With the bucket of latex paint at the ready, I could now get these chunks of lumber ready for controlled air-drying.
Even right after you cut a tree down, the ends are already cracking (also known as checking). After more than a couple minutes, if you don't paint the ends, then things won't turn out- your log will split. This is because you've failed to stop the cracks from forming. That's part of what you need to do.
The solution is to cheat nature. By cutting about half of an inch off the lumber, less than 6 hours after cutting the tree, and then painting the ends right afterwards, we can skip the worrying about getting the lumber painted right after the tree cutting.
It helps to use a bench vise, covered with a rag, to grip the lumber. You don't want to scratch or squish the lumber, so the soft cotton still allows the log to be gripped without damaging it.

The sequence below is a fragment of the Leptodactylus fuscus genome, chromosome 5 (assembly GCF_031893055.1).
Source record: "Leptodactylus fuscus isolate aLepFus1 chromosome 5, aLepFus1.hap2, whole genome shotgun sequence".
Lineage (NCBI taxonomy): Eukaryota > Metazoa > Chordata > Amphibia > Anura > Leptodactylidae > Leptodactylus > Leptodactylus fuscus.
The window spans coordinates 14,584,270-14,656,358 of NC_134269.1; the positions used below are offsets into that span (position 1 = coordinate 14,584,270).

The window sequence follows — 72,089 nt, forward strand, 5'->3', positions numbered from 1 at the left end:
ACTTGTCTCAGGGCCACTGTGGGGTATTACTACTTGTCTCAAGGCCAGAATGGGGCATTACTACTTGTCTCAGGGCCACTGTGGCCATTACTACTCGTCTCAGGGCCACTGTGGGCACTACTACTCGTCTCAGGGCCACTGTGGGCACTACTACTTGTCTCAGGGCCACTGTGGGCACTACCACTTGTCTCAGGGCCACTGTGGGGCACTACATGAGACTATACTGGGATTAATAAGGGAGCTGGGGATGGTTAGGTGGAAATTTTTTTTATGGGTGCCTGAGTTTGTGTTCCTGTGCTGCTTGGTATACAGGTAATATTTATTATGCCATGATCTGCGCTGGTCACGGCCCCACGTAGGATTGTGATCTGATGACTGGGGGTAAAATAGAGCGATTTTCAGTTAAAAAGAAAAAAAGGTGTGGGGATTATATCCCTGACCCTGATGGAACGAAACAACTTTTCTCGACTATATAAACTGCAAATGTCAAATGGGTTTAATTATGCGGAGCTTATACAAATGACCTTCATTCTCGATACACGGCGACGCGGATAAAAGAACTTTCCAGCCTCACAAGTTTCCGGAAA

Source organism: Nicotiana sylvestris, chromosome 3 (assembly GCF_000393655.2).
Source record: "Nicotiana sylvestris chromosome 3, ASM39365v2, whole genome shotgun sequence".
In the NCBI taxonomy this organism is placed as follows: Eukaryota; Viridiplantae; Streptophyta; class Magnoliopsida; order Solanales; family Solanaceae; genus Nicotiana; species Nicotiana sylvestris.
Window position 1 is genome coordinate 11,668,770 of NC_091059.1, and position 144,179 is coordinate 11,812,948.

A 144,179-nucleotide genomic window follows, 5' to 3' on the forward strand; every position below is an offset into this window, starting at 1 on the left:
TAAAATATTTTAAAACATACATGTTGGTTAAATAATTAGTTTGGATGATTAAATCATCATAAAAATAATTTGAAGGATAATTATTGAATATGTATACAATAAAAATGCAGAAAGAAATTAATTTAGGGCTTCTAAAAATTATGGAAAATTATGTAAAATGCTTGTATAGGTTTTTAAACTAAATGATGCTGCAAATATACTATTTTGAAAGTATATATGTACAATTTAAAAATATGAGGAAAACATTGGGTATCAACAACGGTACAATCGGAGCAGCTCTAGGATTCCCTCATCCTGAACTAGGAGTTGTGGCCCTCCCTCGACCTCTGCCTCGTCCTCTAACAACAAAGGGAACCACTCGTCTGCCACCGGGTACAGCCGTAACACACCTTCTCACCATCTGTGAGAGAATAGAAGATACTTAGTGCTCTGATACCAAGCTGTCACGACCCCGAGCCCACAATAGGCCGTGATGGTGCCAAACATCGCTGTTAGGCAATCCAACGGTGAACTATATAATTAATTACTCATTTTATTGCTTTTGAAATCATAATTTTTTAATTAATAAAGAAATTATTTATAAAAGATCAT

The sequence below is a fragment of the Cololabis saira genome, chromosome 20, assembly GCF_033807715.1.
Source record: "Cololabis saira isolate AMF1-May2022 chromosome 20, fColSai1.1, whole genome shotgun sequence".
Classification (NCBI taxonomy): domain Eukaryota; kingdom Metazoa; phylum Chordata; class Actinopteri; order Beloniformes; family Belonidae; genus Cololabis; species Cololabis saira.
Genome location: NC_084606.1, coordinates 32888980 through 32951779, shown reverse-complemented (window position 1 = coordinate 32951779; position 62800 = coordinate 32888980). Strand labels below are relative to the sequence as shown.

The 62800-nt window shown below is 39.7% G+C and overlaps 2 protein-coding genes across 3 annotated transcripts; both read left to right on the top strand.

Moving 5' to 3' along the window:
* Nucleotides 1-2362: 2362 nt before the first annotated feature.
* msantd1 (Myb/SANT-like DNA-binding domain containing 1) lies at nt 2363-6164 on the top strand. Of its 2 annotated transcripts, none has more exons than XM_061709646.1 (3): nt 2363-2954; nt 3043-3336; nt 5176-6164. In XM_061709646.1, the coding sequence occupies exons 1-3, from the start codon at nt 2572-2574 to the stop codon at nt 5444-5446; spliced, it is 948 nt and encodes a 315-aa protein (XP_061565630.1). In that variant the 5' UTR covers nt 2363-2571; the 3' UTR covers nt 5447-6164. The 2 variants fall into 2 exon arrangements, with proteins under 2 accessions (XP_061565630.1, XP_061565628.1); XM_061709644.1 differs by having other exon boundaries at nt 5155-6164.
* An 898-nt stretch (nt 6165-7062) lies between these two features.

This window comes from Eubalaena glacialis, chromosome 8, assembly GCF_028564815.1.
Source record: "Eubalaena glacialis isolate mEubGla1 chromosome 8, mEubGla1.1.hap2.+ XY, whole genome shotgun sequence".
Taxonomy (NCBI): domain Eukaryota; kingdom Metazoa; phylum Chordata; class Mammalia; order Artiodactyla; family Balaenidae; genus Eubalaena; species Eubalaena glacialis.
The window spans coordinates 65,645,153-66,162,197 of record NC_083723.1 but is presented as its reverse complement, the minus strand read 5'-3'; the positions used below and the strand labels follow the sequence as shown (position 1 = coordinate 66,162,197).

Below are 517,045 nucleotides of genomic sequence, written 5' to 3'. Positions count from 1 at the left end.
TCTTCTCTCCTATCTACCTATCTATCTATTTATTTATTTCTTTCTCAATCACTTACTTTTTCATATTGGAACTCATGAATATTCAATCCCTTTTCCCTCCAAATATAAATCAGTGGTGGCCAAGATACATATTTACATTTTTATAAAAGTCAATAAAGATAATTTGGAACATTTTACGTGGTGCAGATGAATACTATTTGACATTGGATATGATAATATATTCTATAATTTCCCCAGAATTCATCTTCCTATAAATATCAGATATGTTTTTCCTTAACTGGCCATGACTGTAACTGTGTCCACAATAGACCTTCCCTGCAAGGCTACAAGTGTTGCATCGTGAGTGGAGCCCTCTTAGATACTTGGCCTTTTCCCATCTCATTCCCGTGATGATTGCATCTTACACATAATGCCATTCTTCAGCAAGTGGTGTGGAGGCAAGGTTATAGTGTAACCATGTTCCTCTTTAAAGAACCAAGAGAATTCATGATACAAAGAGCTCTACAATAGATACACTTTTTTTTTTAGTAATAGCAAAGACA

Boring, but predictable. Green sawdust makes a huge mess.
The inside of the log is quite pretty, though... Look at those rings. It'll (eventually) make a nice woodturning piece!
Moving onto painting the first ends... there will be drips. Make sure that you lay out dropcloths or tarps to catch any drips of paint.
Don't forget to paint over any stems or side branches that you cut off.
A nice, thick layer of paint.
I did four coats of paint on each end of each log. It helps to put a piece of masking tape on each end of every log, and tally up how many coats you've completed.
Sap is slowly leaking out of the bark still, dislodging the paint as it dries.
Another layer of paint.
Slow progress. Make sure that you get around the bark on the ends as well as on the ends themselves.
Looking pretty good!
A finished log, painted on both ends. I allowed about 45 minutes of drying time between coats.
Now that you've recut and painted the ends of your sumac logs, you just need to wait for the last coat of paint to dry... and then it's time to move onto the next step!